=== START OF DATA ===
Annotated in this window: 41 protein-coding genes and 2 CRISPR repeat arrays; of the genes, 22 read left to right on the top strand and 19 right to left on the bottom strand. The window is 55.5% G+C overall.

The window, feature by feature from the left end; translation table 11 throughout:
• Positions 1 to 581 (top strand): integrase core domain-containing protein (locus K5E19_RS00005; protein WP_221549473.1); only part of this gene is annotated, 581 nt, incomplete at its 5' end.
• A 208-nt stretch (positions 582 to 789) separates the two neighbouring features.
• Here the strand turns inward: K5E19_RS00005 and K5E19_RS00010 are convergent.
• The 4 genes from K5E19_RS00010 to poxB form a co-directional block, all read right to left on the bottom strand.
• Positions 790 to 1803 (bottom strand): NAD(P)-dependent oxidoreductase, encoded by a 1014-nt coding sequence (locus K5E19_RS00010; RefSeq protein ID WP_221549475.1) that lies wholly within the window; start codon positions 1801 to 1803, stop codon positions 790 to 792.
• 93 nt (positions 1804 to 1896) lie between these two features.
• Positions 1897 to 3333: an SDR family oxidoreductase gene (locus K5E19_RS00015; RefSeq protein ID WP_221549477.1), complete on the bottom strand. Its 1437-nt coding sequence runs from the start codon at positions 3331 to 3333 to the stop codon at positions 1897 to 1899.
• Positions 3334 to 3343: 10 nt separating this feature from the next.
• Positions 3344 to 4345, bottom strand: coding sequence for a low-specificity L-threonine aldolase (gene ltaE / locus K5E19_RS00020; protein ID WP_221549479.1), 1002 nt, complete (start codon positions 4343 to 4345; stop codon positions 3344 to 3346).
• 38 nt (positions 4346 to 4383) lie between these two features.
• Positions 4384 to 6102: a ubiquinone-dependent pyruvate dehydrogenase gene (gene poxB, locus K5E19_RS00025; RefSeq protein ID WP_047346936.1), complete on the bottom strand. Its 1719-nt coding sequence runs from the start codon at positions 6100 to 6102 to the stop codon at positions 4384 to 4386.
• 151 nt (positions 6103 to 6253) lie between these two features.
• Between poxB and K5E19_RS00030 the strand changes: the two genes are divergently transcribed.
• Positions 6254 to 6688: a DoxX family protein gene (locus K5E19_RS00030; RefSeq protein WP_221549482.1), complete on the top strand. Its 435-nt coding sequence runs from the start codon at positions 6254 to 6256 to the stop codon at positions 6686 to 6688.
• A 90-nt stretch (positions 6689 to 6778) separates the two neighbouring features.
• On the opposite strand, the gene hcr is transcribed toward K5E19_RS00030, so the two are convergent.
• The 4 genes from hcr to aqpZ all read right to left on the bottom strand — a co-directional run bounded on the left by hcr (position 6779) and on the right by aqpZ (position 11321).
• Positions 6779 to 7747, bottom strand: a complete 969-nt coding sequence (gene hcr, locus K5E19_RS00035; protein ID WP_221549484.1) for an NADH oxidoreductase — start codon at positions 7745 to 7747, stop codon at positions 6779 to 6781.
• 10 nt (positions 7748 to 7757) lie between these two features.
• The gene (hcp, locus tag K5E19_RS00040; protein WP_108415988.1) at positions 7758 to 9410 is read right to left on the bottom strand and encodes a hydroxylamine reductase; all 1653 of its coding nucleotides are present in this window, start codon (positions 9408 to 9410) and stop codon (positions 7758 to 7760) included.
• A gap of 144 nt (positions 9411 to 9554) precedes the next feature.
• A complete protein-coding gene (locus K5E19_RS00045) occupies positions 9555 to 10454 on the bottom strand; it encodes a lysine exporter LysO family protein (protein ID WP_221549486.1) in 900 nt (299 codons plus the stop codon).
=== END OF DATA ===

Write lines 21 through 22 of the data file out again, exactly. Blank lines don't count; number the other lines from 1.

• 10 nt (positions 7748 to 7757) lie between these two features.
• The gene (hcp, locus tag K5E19_RS00040; protein WP_108415988.1) at positions 7758 to 9410 is read right to left on the bottom strand and encodes a hydroxylamine reductase; all 1653 of its coding nucleotides are present in this window, start codon (positions 9408 to 9410) and stop codon (positions 7758 to 7760) included.